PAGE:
Warning!   Real surgery photos!   Not for the squeamish!   Warning!  Real surgery photos!    Not for the squeamish!   Warning!   Real surgery photos!   Not for the squeamish!


 

DOG CASTRATION SURGERY

Anesthetized and prepped

This pup is about to be neutered. Safely under anesthesia, and provided with pre-op pain medicine, he has undergone a sterile prep and is about to enter the surgery room. Note the monitor used to keep up with vital signs even during the prep phase.

Draped and ready

The surgery site is covered by a sterile drape with a small opening over the area to be incised. This protects the sterile surgery site from contamination and subsequent infection.

The incision

A small incision is made in front of the scrotal area and the first testicle is gently pushed towards the incision.

The first testicle

Brief dissection to the first testicle allows the surgeon to quickly expose it and bring it out.

Hemostasis

"Control of bleeding". The major vessels to the testicle are identified.

Clamping the vessels

The major vessels are clamped to prevent blood loss when they are cut.

Cutting the vesels

Once the clamps are in place, the vessels and other structures holding the testicle to the body are cut free.

Ligation

The vessels and associated structures are ligated or sutured to prevent bleeding.

The first testicle is complete

The ligated tissue is allowed to draw back into the incision and disappears.

The second testicle

The same incision is used for removal of the second testicle.

Procedure is repeated

The same procedure is used for the second testicle.

Removal of the second testicle

A small incision is enough to allow the second testicle to come to the surface for removal

Closing the incision

A fine suture material is placed under the skin to draw the edges of the incision closed. By placing the sutures under the skin, this delicate area is less likely to be licked. Also, the sutures do not need to be removed later.

Completed surgery

This puppy has been neutered and can look forward to a life without concerns from many of the medical and behavioral problems that plague intact dogs! It's easy, safe, and quick and will help keep your much-loved dog healthy!

 


 

SURGERY TO SPAY A CAT

The incision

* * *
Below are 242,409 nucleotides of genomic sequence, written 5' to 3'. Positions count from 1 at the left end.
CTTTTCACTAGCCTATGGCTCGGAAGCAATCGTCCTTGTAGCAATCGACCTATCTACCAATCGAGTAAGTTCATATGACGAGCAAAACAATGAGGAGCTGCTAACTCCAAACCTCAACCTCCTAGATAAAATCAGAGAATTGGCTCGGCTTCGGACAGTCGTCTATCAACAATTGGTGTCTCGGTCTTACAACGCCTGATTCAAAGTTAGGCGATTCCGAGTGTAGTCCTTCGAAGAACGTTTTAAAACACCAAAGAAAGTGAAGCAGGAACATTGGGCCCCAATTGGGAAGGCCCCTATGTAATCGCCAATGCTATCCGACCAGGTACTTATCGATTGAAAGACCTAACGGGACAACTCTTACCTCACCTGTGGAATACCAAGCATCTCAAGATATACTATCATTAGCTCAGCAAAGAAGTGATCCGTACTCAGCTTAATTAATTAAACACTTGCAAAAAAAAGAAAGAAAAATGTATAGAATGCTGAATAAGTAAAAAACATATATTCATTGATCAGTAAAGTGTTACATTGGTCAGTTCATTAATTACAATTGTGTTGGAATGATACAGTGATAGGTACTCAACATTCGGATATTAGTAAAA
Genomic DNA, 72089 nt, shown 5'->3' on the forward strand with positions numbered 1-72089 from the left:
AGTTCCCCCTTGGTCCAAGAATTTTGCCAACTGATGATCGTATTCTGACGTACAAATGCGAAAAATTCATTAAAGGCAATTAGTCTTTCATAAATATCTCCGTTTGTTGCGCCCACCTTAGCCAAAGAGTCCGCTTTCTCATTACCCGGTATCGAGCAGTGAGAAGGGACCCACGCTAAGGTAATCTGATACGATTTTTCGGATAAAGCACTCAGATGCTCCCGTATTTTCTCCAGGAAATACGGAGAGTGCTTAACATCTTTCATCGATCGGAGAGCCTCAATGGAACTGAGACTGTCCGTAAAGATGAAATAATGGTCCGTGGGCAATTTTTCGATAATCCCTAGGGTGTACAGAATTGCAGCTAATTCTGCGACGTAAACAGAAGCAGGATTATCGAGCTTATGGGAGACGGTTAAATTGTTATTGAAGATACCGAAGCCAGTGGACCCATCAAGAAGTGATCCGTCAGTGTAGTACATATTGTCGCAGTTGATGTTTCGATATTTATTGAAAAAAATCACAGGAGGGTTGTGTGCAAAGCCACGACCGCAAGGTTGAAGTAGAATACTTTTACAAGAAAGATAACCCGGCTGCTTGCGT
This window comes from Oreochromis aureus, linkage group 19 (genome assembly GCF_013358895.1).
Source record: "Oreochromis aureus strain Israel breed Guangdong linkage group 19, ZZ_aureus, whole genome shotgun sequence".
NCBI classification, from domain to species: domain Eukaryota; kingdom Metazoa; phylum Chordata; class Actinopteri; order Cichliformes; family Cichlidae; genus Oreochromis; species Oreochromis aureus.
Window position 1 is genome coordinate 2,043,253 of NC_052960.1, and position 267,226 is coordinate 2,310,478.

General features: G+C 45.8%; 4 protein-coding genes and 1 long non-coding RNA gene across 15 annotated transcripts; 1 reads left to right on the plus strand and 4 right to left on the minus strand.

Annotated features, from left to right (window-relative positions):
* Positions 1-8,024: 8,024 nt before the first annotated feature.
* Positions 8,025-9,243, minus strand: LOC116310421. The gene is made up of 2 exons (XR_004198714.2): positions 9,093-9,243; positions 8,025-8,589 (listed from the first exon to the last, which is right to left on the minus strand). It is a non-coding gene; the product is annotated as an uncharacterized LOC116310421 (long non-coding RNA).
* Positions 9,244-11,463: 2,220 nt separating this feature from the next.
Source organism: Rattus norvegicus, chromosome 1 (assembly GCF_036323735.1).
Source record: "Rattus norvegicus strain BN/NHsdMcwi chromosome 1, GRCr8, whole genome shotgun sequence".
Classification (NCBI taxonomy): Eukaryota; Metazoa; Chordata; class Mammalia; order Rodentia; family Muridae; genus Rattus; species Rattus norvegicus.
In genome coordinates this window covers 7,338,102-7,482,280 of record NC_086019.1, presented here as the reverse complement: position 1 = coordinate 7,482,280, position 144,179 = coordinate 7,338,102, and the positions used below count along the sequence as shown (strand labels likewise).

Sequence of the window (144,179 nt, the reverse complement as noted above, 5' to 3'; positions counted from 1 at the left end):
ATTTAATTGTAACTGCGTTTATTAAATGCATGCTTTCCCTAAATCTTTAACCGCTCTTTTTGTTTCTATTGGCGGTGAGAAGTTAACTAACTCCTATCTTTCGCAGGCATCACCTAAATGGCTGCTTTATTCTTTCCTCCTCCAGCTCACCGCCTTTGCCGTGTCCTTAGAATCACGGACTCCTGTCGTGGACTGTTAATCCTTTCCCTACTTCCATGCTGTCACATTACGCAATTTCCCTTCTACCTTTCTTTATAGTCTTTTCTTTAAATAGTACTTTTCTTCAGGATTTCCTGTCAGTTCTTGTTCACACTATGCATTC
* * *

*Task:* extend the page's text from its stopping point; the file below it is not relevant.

A small incision is made through the opening of the sterile drape, and the tissues are gently opened to allow entry into the abdomen.

First uterine horn

The uterus is shaped like the letter "Y", with each ovary attached to the top of each branch.

The surgery begins with identifying and withdrawing the first uterine horn through the small incision.

The first ovary

The base of the ovary is ligated to prevent internal bleeding.

Transect the ovarian pedicle

The attachment of the ovary to the body is cut in order to separate and remove the ovary. This is essential to prevent continuing signs of estrus or "being in heat".

Ovary and uterine horn

The first side is completed with the successful separation of the ovary and uterine horn.

Second side

The second ovary and uterine horn is identified, ligated and separated the same way as the first.

The uterine "body"

The last step in a spay is to separate the last attachment of the uterus - the uterine body. The two uterine horns and attached ovaries are now clearly visible. A clamp is being placed across the uterine body.

Ligation

A suture is being placed around the uterine body to prevent internal bleeding.

Separation of the uterine body

After ligation, the final step is to transect the body of the uterus so the entire uterus and both ovaries can be removed. This prevents signs of heat, pregnancy, and future infections of the former uterus.

Closure

The incision in the abdominal wall is closed with small suture.

Skin closure

The skin is being closed with a buried or "subcuticular" suture pattern.

Skin closure

There will be no sutures visible on the surface of the skin.

Surgery completed

This cat has received pain medicine and will wake up comfortably. She can look forward to an easy future with no prolonged heat cycles or litters of kittens!

 

This page last updated 10/02/2011

   

Home     Hospital Services     Meet Our Staff     Tour Our Hospital     Pet Health Information     Map and Directions     Memberships and Accreditations

Greyhounds     Rabbits     New Client Information     Tickle Your Funny Bone     General Pet Links     Pet Loss     And, the Rules We Must All Follow